RESEARCH NOTES AN ANALYSIS OF READING HABITS AND PARTICIPATION IN...
RESEARCH NOTES
AN ANALYSIS OF READING HABITS
AND PARTICIPATION IN EXTRA-
The sample was made up of students studying
CURRICULAR ACTIVITIES OF
in undergraduate, graduate1 and postgraduate
RESIDENTIAL STUDENTS
classes. The age of the respondents ranged
from 16 to 33 years. No discrimination was
Mrs. B. BANERJEE*
made between the science and arts students.
The questionnaire method was adopted to
The study was undertaken to understand elicit information followed by interviews
the various aspects of life in a hostel. Three wherever it was considered necessary.
factors, namely: 1. the study habits; The Central College Hostel for Boys
2. participation in extra-curricular activities; consists of three blocks. The first block was
and 3. preference for hostel life were consi-
occupied by postgraduate students and re-
dered for investigation.
search students. The other two blocks were
METHOD
occupied by graduates and undergraduates.
Students occupying the second block proved
The study covered a period of four months to be non-cooperative in the beginning,
from January 1967 to April 1967. The though after a little persuasion they willingly
Central College Hostel for Boys was selected filled the questionnaire. All the students
as the venue for the survey. A twenty-percent interviewed were students studying in colleges
sample was drawn at random out of the two either affiliated to or belonging to the
hundred and twenty-one students residing in Bangalore University.
the hostel at the time of the survey. A list
of the students was drawn up and every fifth
The students selected for the survey came
name was selected to comprise the sample from various occupational backgrounds like
unit. Accordingly, forty-four students were Agriculture, Business, Teaching, Banking and
selected as respondents. Out of the forty- Estate Ownership. 87.5% of them came from
four students two left the hostel and two places other than Bangalore. The majority
others refused to co-operate. This reduced belonged to the middle income group.
the sample to forty. But, as the number
represented more than one-third of the
The room-wise distribution of students in
universe it was considered quite representative. the hostel was as follows :
TABLE 1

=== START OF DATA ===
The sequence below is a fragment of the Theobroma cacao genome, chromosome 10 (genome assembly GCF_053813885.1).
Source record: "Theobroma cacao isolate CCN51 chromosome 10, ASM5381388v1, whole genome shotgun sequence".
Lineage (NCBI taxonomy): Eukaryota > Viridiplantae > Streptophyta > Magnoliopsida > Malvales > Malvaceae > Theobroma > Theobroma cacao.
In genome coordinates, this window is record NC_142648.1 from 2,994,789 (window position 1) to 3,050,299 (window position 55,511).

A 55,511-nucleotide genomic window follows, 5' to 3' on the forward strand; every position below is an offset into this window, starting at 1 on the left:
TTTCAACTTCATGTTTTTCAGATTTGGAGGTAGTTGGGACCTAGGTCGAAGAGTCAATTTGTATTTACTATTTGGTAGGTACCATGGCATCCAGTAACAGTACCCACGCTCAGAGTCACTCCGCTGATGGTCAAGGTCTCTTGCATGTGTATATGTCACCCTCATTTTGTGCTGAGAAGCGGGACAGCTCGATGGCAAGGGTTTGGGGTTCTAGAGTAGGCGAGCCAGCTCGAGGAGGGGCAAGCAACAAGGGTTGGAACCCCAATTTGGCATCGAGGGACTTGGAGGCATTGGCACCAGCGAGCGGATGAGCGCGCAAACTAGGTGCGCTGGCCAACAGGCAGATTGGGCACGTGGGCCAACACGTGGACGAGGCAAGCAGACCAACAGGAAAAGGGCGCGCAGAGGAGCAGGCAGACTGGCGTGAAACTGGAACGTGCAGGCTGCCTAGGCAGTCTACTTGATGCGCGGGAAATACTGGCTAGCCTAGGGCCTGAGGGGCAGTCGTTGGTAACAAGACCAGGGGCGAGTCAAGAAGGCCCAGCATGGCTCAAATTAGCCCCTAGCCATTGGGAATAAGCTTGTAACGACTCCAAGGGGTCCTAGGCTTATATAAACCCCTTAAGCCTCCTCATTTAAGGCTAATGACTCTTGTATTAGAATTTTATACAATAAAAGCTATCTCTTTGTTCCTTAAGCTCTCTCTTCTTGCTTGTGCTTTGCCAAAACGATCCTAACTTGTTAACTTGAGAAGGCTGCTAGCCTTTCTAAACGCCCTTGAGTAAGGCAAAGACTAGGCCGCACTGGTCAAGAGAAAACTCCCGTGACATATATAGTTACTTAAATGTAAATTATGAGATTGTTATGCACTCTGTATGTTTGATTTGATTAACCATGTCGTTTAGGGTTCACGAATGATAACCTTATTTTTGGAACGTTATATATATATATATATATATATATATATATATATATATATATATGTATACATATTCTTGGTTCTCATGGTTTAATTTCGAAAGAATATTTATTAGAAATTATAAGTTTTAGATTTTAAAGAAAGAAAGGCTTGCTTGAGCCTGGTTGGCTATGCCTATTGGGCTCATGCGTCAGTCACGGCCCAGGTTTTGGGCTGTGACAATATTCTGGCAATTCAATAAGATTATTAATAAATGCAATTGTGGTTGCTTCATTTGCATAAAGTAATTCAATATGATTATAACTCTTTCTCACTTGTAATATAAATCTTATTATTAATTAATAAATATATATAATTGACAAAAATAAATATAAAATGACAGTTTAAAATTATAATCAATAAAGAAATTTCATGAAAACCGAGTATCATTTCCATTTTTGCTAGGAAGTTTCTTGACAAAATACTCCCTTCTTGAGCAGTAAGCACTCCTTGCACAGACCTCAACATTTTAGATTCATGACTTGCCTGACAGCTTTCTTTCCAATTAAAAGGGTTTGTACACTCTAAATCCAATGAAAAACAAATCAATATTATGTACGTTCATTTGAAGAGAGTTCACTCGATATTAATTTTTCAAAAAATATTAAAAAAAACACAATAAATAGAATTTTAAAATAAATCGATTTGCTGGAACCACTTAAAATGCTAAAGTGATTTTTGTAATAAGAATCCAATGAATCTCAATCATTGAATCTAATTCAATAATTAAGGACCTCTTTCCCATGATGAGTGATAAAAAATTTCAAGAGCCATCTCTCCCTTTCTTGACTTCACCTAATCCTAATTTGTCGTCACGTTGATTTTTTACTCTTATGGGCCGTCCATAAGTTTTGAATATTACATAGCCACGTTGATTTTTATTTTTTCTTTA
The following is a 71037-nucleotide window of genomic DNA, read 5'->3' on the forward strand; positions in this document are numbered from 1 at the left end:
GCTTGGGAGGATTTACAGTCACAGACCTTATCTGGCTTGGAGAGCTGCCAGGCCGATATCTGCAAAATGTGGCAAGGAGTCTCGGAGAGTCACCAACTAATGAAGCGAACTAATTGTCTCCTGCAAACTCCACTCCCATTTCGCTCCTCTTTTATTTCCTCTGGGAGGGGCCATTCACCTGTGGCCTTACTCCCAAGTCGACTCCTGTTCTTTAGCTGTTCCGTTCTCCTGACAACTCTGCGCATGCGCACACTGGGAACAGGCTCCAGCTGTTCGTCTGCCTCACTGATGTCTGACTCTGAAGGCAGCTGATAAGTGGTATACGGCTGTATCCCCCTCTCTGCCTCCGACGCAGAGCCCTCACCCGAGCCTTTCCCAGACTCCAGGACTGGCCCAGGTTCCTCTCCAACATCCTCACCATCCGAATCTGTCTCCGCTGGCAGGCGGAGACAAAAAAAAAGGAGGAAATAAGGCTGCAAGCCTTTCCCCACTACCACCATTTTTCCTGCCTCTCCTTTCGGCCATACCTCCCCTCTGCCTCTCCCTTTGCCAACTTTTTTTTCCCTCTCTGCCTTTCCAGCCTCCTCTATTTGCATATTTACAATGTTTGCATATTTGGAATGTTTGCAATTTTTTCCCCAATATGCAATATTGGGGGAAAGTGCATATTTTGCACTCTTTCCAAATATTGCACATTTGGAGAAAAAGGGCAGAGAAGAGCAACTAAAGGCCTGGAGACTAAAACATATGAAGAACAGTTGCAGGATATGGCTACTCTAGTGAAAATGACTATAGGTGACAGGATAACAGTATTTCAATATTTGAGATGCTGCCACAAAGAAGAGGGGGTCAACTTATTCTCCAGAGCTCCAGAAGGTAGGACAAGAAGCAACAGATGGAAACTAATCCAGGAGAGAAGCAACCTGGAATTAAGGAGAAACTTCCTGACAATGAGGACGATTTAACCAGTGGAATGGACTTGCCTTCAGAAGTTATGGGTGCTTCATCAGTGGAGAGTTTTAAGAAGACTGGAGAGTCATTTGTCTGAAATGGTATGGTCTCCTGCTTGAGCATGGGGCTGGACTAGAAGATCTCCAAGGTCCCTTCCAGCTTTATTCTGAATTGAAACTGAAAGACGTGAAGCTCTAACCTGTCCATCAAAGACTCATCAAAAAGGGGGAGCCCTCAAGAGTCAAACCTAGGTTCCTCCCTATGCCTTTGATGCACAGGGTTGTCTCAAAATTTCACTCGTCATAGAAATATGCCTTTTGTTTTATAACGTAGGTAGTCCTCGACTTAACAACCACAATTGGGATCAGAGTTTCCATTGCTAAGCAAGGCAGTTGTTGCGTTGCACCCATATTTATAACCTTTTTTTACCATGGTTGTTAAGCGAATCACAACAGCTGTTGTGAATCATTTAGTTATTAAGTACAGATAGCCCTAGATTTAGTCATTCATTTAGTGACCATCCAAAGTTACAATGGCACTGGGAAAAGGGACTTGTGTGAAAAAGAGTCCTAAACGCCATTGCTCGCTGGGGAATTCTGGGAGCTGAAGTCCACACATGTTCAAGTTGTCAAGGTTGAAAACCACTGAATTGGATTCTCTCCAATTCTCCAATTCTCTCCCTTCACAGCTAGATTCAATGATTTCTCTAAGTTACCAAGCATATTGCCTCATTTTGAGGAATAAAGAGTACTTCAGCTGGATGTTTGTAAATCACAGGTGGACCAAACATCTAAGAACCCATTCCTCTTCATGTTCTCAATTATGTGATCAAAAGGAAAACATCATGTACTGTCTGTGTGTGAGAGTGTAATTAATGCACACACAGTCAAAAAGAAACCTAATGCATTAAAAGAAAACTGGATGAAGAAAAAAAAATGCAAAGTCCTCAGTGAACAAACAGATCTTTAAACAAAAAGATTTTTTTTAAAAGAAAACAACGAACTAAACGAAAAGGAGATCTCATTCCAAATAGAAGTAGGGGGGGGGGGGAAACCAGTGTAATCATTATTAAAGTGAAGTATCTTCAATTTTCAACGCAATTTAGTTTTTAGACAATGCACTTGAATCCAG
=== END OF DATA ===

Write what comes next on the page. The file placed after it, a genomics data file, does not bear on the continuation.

ROOM-WISE DISTRIBUTION OF STUDENTS
1 seated 2 seated 3 seated 4 seated Total
No. of respondents 0 7 29 4 40
Percentage of respondents 0 17.5 72.5 10.0 100
Dr. (Mrs.) B. Banerje'e is Lecturer, Department of Sociology, Bangalore University,
Bangalore.
T h e author is grateful to Mr. T. Rangadhamiah for his assistance in the collection
of the data for this paper.
1 T h e term 'graduate ' is here used to indicate students who are studying in the degree
classes.

88
M R S . B. BANERJEE
The Central College Hostel was started
STUDY HABITS
in 1916. For the past four years the total
The following tables illustrate the attitude
strength of the hostel has remained between of the students towards study and their
215 and 220.
reading habits.
TABLE 2
ATTITUDES OF STUDENTS TOWARDS STUDY AND READING HABITS

A N ANALYSIS O F READING H A B I T S
89
T h e first question was asked to find out hostel life favourable for study, as compared
whether a student found it difficult to concen-
to his home, 6 2 . 5 % voted for the hostel.
trate if a second person was present. 7 7 . 5 %
T h e fifth question, "Do you feel that the
of the respondents answered no and 2 2 . 5 % non prescribed hours for visitors clash with
stated that t h e presence of a second person your studies ?" elicited an answer in the
distracted them.
positive by 5 7 . 5 % . 4 2 . 5 % of them answered
To the second question whether a reading-
no. This question was asked to find out how
aloud room-mate was a handicap, all the far outside disturbances interfered with the
40 respondents answered yes.
reading schedule of students.
T h e third question, namely, whether